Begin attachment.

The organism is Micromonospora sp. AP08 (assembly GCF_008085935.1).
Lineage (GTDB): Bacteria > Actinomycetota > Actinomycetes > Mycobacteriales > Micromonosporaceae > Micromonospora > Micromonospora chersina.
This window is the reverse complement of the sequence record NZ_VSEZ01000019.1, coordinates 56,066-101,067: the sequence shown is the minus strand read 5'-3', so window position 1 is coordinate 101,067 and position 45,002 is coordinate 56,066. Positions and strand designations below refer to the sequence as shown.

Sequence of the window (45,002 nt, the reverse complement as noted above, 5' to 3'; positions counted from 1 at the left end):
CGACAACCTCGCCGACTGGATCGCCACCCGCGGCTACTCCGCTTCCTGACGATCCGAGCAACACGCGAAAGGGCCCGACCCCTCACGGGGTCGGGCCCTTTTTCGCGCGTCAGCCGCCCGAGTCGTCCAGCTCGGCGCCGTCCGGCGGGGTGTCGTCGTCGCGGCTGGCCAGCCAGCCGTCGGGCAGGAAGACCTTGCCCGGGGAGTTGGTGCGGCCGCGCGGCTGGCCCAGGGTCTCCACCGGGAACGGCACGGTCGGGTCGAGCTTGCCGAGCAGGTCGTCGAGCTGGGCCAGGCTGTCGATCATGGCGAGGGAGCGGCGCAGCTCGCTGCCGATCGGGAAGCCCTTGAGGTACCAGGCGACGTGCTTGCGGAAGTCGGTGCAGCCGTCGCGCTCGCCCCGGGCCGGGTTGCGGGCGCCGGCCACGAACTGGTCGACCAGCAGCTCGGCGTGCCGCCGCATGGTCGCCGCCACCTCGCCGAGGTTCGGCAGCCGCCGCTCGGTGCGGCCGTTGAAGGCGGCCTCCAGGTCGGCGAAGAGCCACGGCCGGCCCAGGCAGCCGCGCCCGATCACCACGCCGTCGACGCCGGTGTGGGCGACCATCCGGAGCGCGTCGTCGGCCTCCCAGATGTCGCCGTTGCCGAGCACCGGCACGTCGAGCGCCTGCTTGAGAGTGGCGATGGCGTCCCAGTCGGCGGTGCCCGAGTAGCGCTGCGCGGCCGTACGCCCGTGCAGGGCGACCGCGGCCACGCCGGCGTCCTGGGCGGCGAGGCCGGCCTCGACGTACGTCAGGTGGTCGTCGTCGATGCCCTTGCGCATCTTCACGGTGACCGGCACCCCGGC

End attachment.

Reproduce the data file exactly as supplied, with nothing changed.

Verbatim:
The organism is Micromonospora sp. AP08 (assembly GCF_008085935.1).
Lineage (GTDB): Bacteria > Actinomycetota > Actinomycetes > Mycobacteriales > Micromonosporaceae > Micromonospora > Micromonospora chersina.
This window is the reverse complement of the sequence record NZ_VSEZ01000019.1, coordinates 56,066-101,067: the sequence shown is the minus strand read 5'-3', so window position 1 is coordinate 101,067 and position 45,002 is coordinate 56,066. Positions and strand designations below refer to the sequence as shown.

Sequence of the window (45,002 nt, the reverse complement as noted above, 5' to 3'; positions counted from 1 at the left end):
CGACAACCTCGCCGACTGGATCGCCACCCGCGGCTACTCCGCTTCCTGACGATCCGAGCAACACGCGAAAGGGCCCGACCCCTCACGGGGTCGGGCCCTTTTTCGCGCGTCAGCCGCCCGAGTCGTCCAGCTCGGCGCCGTCCGGCGGGGTGTCGTCGTCGCGGCTGGCCAGCCAGCCGTCGGGCAGGAAGACCTTGCCCGGGGAGTTGGTGCGGCCGCGCGGCTGGCCCAGGGTCTCCACCGGGAACGGCACGGTCGGGTCGAGCTTGCCGAGCAGGTCGTCGAGCTGGGCCAGGCTGTCGATCATGGCGAGGGAGCGGCGCAGCTCGCTGCCGATCGGGAAGCCCTTGAGGTACCAGGCGACGTGCTTGCGGAAGTCGGTGCAGCCGTCGCGCTCGCCCCGGGCCGGGTTGCGGGCGCCGGCCACGAACTGGTCGACCAGCAGCTCGGCGTGCCGCCGCATGGTCGCCGCCACCTCGCCGAGGTTCGGCAGCCGCCGCTCGGTGCGGCCGTTGAAGGCGGCCTCCAGGTCGGCGAAGAGCCACGGCCGGCCCAGGCAGCCGCGCCCGATCACCACGCCGTCGACGCCGGTGTGGGCGACCATCCGGAGCGCGTCGTCGGCCTCCCAGATGTCGCCGTTGCCGAGCACCGGCACGTCGAGCGCCTGCTTGAGAGTGGCGATGGCGTCCCAGTCGGCGGTGCCCGAGTAGCGCTGCGCGGCCGTACGCCCGTGCAGGGCGACCGCGGCCACGCCGGCGTCCTGGGCGGCGAGGCCGGCCTCGACGTACGTCAGGTGGTCGTCGTCGATGCCCTTGCGCATCTTCACGGTGACCGGCACCCCGGC